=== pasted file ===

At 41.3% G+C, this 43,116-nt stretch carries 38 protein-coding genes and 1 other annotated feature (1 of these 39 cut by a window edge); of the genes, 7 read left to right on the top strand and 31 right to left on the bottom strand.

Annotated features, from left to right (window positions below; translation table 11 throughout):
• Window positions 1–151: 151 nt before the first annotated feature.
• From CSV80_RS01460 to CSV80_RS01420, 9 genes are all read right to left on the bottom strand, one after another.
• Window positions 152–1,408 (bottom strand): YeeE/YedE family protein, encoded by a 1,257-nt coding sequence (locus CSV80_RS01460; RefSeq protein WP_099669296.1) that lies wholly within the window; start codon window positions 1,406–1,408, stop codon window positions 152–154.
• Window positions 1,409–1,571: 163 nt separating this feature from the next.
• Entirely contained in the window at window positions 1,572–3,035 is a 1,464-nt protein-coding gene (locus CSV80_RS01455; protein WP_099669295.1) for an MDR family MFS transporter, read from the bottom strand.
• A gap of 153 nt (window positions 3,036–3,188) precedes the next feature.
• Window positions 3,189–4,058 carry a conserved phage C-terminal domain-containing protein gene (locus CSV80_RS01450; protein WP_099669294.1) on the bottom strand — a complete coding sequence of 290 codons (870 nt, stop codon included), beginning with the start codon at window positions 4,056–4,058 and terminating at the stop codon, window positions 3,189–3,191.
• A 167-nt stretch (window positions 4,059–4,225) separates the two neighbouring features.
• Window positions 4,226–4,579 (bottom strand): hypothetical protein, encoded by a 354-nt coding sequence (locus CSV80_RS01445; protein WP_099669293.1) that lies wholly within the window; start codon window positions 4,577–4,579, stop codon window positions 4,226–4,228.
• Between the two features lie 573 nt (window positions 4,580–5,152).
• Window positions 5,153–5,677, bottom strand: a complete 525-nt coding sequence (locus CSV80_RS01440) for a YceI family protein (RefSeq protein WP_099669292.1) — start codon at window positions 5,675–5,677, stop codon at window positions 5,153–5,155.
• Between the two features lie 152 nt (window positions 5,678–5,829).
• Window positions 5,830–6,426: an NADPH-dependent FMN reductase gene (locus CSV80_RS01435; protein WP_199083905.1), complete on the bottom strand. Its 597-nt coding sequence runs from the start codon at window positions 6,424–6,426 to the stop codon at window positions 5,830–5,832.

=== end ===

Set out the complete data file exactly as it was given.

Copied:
At 41.3% G+C, this 43,116-nt stretch carries 38 protein-coding genes and 1 other annotated feature (1 of these 39 cut by a window edge); of the genes, 7 read left to right on the top strand and 31 right to left on the bottom strand.

Annotated features, from left to right (window positions below; translation table 11 throughout):
• Window positions 1–151: 151 nt before the first annotated feature.
• From CSV80_RS01460 to CSV80_RS01420, 9 genes are all read right to left on the bottom strand, one after another.
• Window positions 152–1,408 (bottom strand): YeeE/YedE family protein, encoded by a 1,257-nt coding sequence (locus CSV80_RS01460; RefSeq protein WP_099669296.1) that lies wholly within the window; start codon window positions 1,406–1,408, stop codon window positions 152–154.
• Window positions 1,409–1,571: 163 nt separating this feature from the next.
• Entirely contained in the window at window positions 1,572–3,035 is a 1,464-nt protein-coding gene (locus CSV80_RS01455; protein WP_099669295.1) for an MDR family MFS transporter, read from the bottom strand.
• A gap of 153 nt (window positions 3,036–3,188) precedes the next feature.
• Window positions 3,189–4,058 carry a conserved phage C-terminal domain-containing protein gene (locus CSV80_RS01450; protein WP_099669294.1) on the bottom strand — a complete coding sequence of 290 codons (870 nt, stop codon included), beginning with the start codon at window positions 4,056–4,058 and terminating at the stop codon, window positions 3,189–3,191.
• A 167-nt stretch (window positions 4,059–4,225) separates the two neighbouring features.
• Window positions 4,226–4,579 (bottom strand): hypothetical protein, encoded by a 354-nt coding sequence (locus CSV80_RS01445; protein WP_099669293.1) that lies wholly within the window; start codon window positions 4,577–4,579, stop codon window positions 4,226–4,228.
• Between the two features lie 573 nt (window positions 4,580–5,152).
• Window positions 5,153–5,677, bottom strand: a complete 525-nt coding sequence (locus CSV80_RS01440) for a YceI family protein (RefSeq protein WP_099669292.1) — start codon at window positions 5,675–5,677, stop codon at window positions 5,153–5,155.
• Between the two features lie 152 nt (window positions 5,678–5,829).
• Window positions 5,830–6,426: an NADPH-dependent FMN reductase gene (locus CSV80_RS01435; protein WP_199083905.1), complete on the bottom strand. Its 597-nt coding sequence runs from the start codon at window positions 6,424–6,426 to the stop codon at window positions 5,830–5,832.